Crouse Health Online: Wellness is just a click away.
Share Share
  |  Connect with Us: 
large
med
small
Text Size
 

Health News



Training via Video Game Shown to Boost Kids' Brain Power

Training via Video Game Shown to Boost Kids' Brain Power

06/13/11

MONDAY, June 13 (HealthDay News) -- Playing a memory-straining video game can help children solve problems more easily, a goal that can be difficult to achieve through so-called cognitive training, a new study suggests.

The research doesn't suggest that ordinary video games have this kind of power. But it does show how a particular type of training can boost brain skills even months later, said study author Susanne M. Jaeggi, a postdoctoral fellow at the University of Michigan.

"You have to train, and you have to train well," Jaeggi said. "Effects don't come for free. There is effort involved, just like in physical training when you need to run and not just walk in order to improve your fitness level."

The researchers looked specifically at attention and what's called "working memory" in children. Jaeggi said that refers to temporary storage in the brain that's used for such things as solving math problems. For example, if you're solving a multiplication problem like 34 times 7, you need to go through several steps -- 7 times 4, then 7 times 3 -- and briefly remember the answers, she explained.

"If information is lost during this process due to working memory limitations, then the task cannot be completed," Jaeggi said. "In general, working memory capacity is crucial for our general ability to acquire knowledge and learn new skills, and it has been shown that working memory is even better at predicting scholastic achievement than measures of intelligence."

In their study, Jaeggi and her fellow researchers tried to stretch the working memory of 62 elementary and middle school students by having them play a video game in which they had to remember the previous locations of frogs on lily pads. The game became harder as children became better at it, but easier if they struggled.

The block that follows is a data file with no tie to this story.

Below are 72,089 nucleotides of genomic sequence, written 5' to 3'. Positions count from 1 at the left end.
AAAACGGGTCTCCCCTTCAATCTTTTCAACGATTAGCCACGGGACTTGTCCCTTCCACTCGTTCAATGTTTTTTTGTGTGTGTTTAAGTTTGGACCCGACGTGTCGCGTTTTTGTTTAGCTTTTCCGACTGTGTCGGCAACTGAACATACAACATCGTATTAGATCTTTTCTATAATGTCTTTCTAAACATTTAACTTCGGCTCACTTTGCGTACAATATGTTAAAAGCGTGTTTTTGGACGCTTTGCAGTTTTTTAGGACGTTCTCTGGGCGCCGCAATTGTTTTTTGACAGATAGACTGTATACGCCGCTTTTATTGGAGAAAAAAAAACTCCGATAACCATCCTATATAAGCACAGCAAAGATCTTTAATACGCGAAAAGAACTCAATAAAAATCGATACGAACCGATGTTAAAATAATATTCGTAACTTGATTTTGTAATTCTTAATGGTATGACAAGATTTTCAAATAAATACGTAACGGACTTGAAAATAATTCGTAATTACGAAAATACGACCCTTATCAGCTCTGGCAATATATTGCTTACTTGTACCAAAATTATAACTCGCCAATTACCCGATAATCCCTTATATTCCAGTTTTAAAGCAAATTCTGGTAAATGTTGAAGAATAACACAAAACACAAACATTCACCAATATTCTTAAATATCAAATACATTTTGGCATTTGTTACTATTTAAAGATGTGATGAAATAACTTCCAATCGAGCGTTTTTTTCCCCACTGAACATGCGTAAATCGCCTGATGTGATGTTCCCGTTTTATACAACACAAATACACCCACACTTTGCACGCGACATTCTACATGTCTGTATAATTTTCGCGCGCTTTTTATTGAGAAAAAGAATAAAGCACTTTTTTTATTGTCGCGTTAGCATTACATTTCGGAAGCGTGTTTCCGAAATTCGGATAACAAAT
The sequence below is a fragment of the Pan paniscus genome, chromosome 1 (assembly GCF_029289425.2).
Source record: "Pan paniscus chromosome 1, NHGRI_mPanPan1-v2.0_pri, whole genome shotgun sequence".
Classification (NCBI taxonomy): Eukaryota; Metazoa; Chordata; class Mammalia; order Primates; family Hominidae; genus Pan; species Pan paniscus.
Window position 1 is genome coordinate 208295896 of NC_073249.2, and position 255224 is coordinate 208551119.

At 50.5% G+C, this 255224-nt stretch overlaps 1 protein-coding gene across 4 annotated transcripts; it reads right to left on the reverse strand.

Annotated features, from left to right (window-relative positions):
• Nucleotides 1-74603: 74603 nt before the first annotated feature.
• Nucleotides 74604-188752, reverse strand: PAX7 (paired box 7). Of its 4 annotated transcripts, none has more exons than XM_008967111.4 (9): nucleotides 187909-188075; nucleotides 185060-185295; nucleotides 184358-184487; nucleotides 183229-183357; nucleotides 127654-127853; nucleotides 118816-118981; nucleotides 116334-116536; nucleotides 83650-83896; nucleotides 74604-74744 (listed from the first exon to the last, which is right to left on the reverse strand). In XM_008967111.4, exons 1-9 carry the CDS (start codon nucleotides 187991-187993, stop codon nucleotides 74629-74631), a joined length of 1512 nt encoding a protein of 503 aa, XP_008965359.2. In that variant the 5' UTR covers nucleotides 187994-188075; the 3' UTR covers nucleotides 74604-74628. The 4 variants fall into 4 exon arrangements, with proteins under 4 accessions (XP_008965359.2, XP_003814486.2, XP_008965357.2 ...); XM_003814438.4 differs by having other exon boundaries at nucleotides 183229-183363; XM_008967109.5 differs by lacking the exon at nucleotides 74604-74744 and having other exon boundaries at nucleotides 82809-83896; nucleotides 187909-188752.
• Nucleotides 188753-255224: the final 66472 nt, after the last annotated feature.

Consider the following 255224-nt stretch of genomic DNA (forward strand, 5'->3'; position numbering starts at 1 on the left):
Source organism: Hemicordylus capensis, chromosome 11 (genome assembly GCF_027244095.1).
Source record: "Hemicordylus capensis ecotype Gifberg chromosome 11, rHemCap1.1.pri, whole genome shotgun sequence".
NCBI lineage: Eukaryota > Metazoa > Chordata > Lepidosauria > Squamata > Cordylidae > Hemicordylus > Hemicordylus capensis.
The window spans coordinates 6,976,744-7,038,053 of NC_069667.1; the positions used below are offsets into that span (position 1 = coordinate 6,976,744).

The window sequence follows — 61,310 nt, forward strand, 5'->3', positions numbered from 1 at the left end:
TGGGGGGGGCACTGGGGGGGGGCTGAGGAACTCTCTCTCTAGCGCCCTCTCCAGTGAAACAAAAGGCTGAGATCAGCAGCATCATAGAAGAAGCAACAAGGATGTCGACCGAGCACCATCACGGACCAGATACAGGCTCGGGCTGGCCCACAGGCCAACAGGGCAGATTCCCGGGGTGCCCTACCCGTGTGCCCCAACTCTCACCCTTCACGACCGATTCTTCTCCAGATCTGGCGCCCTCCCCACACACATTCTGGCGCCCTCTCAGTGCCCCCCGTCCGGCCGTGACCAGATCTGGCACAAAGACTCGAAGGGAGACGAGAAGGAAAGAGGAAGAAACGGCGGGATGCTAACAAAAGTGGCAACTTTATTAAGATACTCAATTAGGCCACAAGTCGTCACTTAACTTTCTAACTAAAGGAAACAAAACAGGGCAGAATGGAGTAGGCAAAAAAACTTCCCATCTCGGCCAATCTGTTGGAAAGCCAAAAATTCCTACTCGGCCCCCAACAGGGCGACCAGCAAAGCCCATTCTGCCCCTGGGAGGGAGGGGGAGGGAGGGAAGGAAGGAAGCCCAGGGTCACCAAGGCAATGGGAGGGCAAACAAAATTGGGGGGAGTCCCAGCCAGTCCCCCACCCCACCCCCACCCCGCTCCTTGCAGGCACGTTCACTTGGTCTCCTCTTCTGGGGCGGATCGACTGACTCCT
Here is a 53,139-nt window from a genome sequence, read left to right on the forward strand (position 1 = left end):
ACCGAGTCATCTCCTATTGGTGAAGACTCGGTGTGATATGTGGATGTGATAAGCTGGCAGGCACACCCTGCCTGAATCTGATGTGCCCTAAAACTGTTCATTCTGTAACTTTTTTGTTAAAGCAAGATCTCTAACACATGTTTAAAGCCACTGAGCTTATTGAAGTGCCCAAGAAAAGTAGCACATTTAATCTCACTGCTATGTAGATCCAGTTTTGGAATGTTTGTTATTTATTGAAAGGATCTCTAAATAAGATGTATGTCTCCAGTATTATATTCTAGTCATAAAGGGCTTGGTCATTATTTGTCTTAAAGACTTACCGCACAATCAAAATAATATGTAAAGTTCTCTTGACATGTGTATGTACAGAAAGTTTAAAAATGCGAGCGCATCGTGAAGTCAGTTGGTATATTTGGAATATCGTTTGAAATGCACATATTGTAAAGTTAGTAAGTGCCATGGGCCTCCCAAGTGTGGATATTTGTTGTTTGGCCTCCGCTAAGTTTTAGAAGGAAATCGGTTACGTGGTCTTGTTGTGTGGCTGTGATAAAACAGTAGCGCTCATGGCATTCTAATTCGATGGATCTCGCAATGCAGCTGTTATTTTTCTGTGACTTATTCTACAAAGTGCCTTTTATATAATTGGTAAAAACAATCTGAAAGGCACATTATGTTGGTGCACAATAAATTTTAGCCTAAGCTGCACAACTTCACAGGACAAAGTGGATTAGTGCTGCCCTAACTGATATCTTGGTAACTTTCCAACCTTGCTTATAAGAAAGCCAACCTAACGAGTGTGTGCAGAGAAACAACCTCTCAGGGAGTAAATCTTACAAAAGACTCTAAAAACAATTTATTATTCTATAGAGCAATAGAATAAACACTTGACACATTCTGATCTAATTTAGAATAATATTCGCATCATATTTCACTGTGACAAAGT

Those who improved the most did the best on tests three months later, even though tests given before the training did not show that those students had any advantage over the other children, according to the study, published online in this week's issue of the Proceedings of the National Academy of Sciences.

Jaeggi said it's possible, but not proven, that the brain training via the video game could help students later in life because those who score well on tests tend to do well in school and on the job later in life.

She added that the tests show that the students "improved one very important part of IQ with our training."

Brain researcher Dr. Torkel Klingberg, a professor of cognitive neuroscience at the Karolinska Institute in Sweden, said that other studies of techniques designed to boost working memory have shown similar effects, and even bigger ones.

And Adrian M. Owen, a cognitive neuroscience researcher who holds the Canada Excellence Research Chair at the University of Western Ontario, said that his previous research had debunked claims that commercial "brain training" systems improve cognitive powers in adults. But, he said, the new study is different: It looked at children, not adults, and examined intensive training in one task.

So if one specially designed a video game can help boost the brain power of some children, might all video games do the same?

No such luck, Jaeggi said. Strategy games might help boost intelligence, she said, but shoot-'em-up games don't seem to do so.

More information

Harvard University offers more on the brain.

Copyright © 2011 HealthDay. All rights reserved.

Please be aware that this information is provided to supplement the care provided by your physician. It is neither intended nor implied to be a substitute for professional medical advice. CALL YOUR HEALTHCARE PROVIDER IMMEDIATELY IF YOU THINK YOU MAY HAVE A MEDICAL EMERGENCY. Always seek the advice of your physician or other qualified health provider prior to starting any new treatment or with any questions you may have regarding a medical condition.

OF INTEREST:
 

Latest News

Crouse First in Area to Perform Single-Site Hysterectomy
more >

MedEx Bedside Prescription Delivery Service

Free service offers convenience, patient education at discharge.
more >

CrouseSports Express After-Hours Ortho Care

Immediate care of orthopedic injuries in kids and adults.
more >

Weight Loss Surgery

Is it right for you? Attend a free information seminar held twice monthly.
more >

Quality at Crouse

See how Crouse Hospital strives to provide the best in patient care.
more >

Cheer Up That Special Someone

Say get well or welcome a new arrival with a gift purchased right at Crouse.

more >

Make an Online Donation Now

Your donation of any amount helps support Crouse services & programs in a meaningful way.
more >

Shop Online Now

Say get well, thinking of you or welcome new baby with a unique gift from the Crouse Gift Shop.

more >